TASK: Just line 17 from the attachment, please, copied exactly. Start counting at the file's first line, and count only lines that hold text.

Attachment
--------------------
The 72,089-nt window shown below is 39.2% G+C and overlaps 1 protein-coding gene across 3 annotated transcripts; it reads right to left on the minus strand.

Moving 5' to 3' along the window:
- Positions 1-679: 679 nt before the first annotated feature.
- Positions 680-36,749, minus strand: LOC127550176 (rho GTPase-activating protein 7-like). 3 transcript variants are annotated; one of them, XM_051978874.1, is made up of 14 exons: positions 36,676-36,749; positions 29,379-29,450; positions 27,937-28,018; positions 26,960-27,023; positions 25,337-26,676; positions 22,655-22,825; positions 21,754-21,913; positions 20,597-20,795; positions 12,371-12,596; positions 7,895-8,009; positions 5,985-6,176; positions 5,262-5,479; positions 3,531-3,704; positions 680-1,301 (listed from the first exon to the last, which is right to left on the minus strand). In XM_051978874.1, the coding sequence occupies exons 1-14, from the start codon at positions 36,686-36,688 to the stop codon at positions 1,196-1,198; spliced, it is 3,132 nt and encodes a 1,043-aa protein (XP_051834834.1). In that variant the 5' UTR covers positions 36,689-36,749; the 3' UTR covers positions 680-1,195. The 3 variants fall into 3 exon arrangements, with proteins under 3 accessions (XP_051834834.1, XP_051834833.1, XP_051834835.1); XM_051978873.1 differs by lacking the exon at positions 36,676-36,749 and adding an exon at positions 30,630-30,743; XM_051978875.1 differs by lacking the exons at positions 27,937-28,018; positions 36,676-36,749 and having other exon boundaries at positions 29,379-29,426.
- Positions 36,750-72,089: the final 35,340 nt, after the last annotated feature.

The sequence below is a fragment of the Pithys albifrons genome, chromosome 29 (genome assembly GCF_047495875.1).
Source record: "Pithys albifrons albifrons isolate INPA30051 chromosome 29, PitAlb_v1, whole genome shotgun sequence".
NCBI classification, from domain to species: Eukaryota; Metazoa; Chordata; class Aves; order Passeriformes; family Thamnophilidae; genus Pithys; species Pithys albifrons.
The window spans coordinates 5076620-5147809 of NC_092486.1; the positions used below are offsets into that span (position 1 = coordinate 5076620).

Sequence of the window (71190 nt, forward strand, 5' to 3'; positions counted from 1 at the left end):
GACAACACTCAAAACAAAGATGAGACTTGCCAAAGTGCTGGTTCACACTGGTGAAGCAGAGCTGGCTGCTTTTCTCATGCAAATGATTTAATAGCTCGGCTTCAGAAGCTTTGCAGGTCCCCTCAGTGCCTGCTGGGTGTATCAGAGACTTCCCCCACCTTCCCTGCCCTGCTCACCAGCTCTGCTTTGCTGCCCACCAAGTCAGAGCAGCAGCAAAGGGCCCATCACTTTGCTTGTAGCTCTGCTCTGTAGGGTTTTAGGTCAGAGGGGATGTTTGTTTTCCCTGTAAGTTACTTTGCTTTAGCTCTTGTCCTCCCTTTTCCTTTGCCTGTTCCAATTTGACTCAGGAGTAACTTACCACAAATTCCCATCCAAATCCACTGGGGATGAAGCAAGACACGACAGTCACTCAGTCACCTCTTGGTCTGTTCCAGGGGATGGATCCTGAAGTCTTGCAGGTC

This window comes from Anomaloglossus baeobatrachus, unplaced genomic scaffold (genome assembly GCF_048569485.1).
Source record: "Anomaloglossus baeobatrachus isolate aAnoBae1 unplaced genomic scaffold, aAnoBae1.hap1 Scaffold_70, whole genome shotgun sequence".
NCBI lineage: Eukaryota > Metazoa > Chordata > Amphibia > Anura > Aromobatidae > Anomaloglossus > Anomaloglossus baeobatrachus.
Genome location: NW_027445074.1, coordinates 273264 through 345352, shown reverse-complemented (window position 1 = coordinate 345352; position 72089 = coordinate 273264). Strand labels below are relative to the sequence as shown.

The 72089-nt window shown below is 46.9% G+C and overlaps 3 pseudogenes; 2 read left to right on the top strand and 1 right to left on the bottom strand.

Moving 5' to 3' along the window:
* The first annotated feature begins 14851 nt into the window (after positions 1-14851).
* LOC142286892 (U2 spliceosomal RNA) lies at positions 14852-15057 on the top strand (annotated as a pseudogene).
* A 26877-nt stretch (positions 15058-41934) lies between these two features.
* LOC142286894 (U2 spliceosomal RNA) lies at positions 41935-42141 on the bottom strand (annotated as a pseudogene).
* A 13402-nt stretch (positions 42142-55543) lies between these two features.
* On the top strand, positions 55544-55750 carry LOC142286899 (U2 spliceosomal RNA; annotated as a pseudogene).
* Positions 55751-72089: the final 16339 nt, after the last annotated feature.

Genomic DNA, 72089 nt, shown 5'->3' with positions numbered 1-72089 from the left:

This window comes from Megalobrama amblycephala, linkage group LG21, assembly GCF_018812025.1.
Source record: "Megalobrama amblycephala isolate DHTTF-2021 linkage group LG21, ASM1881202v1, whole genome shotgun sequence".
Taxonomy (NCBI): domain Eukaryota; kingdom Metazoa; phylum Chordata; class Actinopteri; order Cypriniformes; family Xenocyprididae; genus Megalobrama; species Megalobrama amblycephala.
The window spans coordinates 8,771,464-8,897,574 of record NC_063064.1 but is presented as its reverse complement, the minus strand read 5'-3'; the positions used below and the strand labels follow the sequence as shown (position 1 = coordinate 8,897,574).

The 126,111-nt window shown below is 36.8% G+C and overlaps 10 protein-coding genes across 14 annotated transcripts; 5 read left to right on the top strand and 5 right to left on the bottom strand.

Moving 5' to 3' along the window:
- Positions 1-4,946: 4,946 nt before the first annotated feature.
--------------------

Moving 5' to 3' along the window: